About the Animals: Rhinos
Today, it would be surprising to see a rhinoceros roaming Nebraska, but rhinos were a highly successful group of medium and large mammals in North America for over 30 million years.
Three families of fossil rhinos are recognized but all living rhinos fall into one family. Unlike today's rhinos, the early species had no horns. Most species had three toes but a few early species had four toes. Today’s rhinos have three working toes with the center toe bearing the most weight.
They favored locations near streams rather than swampy plains.
Early rhinos lived in forests, with some species favoring areas near rivers and others more open areas. Many later rhinos favored grasslands and other open areas.
Points of Interest
The Rhino Evolutionary Tree
See this family tree to find out how the rhino changed, gaining size and horns, as it adapted to changing climates and locales.
Nebraska’s Pieces of the Puzzle
This state has supplied many pieces of the puzzle that help form the picture of changing climate and habitat, and its relationship to rhinoceros evolution.
At Bassett, a site from the late Miocene (about 8 MYA), the presence of tortoises and warm-climate rodents, shows the climate was warm-temperate with winter temperatures not going below freezing for many days. These were mild temperate grasslands. Historical work was done here by paleo sleuth Shane Tucker.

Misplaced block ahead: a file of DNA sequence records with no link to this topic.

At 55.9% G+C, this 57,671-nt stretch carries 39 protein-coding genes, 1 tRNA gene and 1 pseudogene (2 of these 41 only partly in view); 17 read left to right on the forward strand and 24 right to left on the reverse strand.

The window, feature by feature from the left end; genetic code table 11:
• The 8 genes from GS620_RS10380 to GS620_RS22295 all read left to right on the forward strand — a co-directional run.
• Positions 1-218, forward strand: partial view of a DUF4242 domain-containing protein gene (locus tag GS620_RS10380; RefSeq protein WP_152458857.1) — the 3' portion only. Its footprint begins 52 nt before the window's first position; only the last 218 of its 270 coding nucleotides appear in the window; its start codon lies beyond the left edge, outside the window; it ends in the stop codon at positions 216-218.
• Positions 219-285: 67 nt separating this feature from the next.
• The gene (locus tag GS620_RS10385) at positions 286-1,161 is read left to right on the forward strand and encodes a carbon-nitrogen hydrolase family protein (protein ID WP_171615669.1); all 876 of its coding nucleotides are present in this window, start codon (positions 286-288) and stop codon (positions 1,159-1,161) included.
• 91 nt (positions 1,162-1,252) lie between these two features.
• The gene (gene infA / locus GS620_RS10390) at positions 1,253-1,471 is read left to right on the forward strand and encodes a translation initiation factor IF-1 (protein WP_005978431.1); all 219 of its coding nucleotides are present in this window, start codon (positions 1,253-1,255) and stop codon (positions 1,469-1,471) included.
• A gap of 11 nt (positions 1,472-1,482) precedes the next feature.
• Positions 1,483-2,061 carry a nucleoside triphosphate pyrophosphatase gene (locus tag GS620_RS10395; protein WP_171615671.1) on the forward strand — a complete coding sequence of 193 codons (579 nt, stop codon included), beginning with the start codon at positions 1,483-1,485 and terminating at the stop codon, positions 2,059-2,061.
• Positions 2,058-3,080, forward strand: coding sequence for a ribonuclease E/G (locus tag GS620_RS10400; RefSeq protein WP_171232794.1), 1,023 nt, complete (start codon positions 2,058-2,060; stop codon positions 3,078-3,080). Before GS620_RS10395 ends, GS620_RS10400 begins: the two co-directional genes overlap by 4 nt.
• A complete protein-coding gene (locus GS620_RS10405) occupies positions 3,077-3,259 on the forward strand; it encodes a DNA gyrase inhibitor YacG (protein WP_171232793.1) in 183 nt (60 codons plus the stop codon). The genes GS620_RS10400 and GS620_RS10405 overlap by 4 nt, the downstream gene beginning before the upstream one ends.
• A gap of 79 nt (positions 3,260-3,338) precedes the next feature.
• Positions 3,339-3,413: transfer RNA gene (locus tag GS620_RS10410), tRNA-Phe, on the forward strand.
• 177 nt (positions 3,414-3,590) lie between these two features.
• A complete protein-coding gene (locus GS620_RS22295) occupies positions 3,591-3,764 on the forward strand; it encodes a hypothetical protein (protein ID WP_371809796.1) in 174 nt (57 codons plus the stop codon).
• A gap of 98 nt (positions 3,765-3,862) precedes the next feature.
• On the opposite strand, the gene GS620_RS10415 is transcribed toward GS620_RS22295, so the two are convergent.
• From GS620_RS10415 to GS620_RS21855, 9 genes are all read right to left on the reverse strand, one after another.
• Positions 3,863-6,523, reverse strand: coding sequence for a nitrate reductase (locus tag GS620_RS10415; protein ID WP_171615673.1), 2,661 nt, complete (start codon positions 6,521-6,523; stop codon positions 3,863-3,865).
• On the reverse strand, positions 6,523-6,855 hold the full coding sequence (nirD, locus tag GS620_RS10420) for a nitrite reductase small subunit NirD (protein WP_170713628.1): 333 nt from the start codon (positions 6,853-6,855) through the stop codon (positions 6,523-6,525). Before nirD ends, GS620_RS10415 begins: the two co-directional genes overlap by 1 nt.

Fossils from herds of rhinos (Teleoceras) were found at Ashfall Fossil Beds, where many communities of animals perished and were rapidly buried by a cloud of volcanic ash over the course of one to two months. This middle Miocene site from 12 MYA had a warm climate with mild winters. Grassland dominated with small patches of forests. Historical work was done here by paleo sleuth Mike Voorhies.
At Agate Fossil Beds, bones and teeth of the rhino Menoceras are a common part of the bone beds. The wind-blown sands, dunes, and mass death assemblages offer clues to a period of extremely dry conditions that took place in Agate.
At Toadstool Park, a site with specimens from the late Eocene and the Oligocene (about 38-28 MYA), several now-extinct groups of mammals have been found, including the families of primitive rhinos. Subhyracodon is probably the animal that made the large tracks preserved at Toadstool. Toadstool samples an environment that was partly forested and partly open before the spread of grasslands. It was warm, temperate and transitioned from moist, and lush vegetation in the Eocene to drier, more open habitats in the Oligocene. Historical work was done here by paleo sleuth Erwin Barbour and many others. Recent work on the ancient ecosystem at Toadstool was done by paleo sleuth Ross Secord and his student Grant Boardman.